We recommend sticking with a silicone sealant, making sure there are no holes or gaps, and keeping your caulk bead clean. Clean it gently with a toothbrush and water every couple of weeks.
The durability rating of caulk is similar to a warranty. Caulk is typically warranted for a specific period of time by the manufacturer. When it fails, what happens? Usually they will refund the money if you show them the receipt.
There's just one problem. Will you still live in the same house in 50 years, have the same caulk in your bathroom, have your receipt, and be willing to undergo all of that trouble for a few dollars' refund? Probably not. The majority of homeowners do not save receipts for caulk purchases.
Why are durability ratings important? It's simple. It provides an indication of the caulk's longevity. Generally, caulk with a higher durability will last longer.
A bathroom caulk's gap size rating indicates how large a gap it can fill.
Imagine that you have an inch-wide gap between your tub and its surround. Most shower caulk cannot fill this gap. Fortunately, you have two choices.
In the event you can't find caulk that will fill the gap, you might be able to trim it out with some wood or trim.
You might also try using a backer rod on the gap.
If you want to ensure your caulking will create a watertight seal, you should follow the instructions provided by the manufacturer and apply backing material to recesses too large to be sealed with caulk alone. In bathrooms and around a shower stall especially, this is true.
It can be tempting to use excess caulk in wide or deep gaps, but this is unlikely to be effective. Use backing material to keep the joint narrow and clean to ensure that the caulk creates a tight seal.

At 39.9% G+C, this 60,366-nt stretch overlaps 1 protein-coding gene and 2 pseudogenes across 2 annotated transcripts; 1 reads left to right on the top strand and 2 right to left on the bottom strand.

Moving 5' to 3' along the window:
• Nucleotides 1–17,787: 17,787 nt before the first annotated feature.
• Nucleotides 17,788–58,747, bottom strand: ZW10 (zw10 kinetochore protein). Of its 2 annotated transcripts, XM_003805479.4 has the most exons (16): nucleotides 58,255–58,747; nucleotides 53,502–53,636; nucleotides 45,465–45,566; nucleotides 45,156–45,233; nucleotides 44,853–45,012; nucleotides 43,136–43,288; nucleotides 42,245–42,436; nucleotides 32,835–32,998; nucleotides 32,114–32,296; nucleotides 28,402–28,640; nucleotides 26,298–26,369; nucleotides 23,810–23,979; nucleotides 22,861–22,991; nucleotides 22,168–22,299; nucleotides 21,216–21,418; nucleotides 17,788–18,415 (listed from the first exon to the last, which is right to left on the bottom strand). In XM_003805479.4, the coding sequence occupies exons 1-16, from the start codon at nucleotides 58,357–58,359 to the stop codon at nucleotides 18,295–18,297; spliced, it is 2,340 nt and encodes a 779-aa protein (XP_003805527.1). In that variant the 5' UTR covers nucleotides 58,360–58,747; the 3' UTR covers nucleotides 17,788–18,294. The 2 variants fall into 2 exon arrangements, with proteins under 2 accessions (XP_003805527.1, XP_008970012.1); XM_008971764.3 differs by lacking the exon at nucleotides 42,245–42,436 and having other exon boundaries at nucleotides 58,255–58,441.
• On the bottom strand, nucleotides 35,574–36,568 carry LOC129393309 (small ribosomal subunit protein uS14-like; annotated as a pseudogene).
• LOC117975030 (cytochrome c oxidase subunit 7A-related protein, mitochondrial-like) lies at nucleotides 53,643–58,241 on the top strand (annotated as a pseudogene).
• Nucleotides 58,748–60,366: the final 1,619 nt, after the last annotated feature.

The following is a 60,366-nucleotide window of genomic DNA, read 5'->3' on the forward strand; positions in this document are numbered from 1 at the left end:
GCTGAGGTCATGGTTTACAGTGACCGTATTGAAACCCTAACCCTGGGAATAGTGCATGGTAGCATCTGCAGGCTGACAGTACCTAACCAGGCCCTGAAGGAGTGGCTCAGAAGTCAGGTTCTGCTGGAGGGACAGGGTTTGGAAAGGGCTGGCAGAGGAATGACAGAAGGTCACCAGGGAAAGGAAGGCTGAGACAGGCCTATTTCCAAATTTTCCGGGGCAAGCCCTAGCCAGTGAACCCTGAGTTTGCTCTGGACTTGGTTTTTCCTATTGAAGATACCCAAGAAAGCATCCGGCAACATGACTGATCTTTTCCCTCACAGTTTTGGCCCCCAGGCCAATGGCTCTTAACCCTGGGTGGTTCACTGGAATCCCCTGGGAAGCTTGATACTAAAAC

Caulk needs time to cure before using your bathroom.
Let's say you're using shower caulk to seal a gaps and prevent water from leaking out of your shower pan.
Using the shower before the caulk has a chance to create a waterproof seal may cause holes and gaps in the caulk bead, reducing its durability and allowing water into your walls.
So make sure to let the caulk cure before using your bath or shower.
There are two types of caulking that you can use in a bathroom. Silicone is a very strong type of caulk, but it cannot be painted. If your walls are painted, you might consider using silicone tinted to match them. However, for baseboards, you're better off using a paintable colored caulk since it can be painted in any color you like.
A lot of people fill large gaps with a caulk that isn't flexible, then expect it to never crack. In fact, caulk cracks all the time and it totally sucks!
Why does caulk crack? When the seasons change, your house's humidity changes (as well as after taking a hot bath or shower with warm water) and these changes in humidity cause materials to swell or shrink.
Using a flexible caulk is the best way to prevent cracks. How do you know if the caulk you are going to use is flexible? It is usually printed directly on the tube. Caulk containing silicone, an advanced polymer, or an elastomeric sealant is likely to be flexible and crack-resistant.
Cleaning up excess caulk is never fun. Silicone caulk is difficult to clean and usually requires mineral spirits. If the area you caulked is smooth, you might be able to remove the excess using a utility knife (just be careful). There are some caulks (usually acrylic latex) that can be cleaned up much easier than silicone, as they only require some water and a paper towel.
It is possible to avoid a lot of cleanup by doing a good job of caulking, especially if you use the soapy finger trick. Simply smear some dish soap on your finger and smooth out the caulk bead for a clean finish. Since most caulk doesn't adhere to soap, it will not cling to your finger, resulting in a smooth, mess-free bead during application.
A plastic putty knife can be used to get a smooth caulk bead when the soapy finger doesn't work. Practice makes perfect, but if you don't want soap on your finger, this is a good solution.
Whatever method you choose, keep in mind to apply the correct amount for the right bead size. Do not apply too much or too little.
Another trick is to use a dripless caulk gun which automatically relieves the pressure on the caulk tube by moving the plunger back slightly after releasing the trigger. It might sound insignificant, but it can avoid a huge mess!
Lastly, decide whether you want a 10 ounce tube of caulk or a 2.8 ounce squeeze tube before you buy.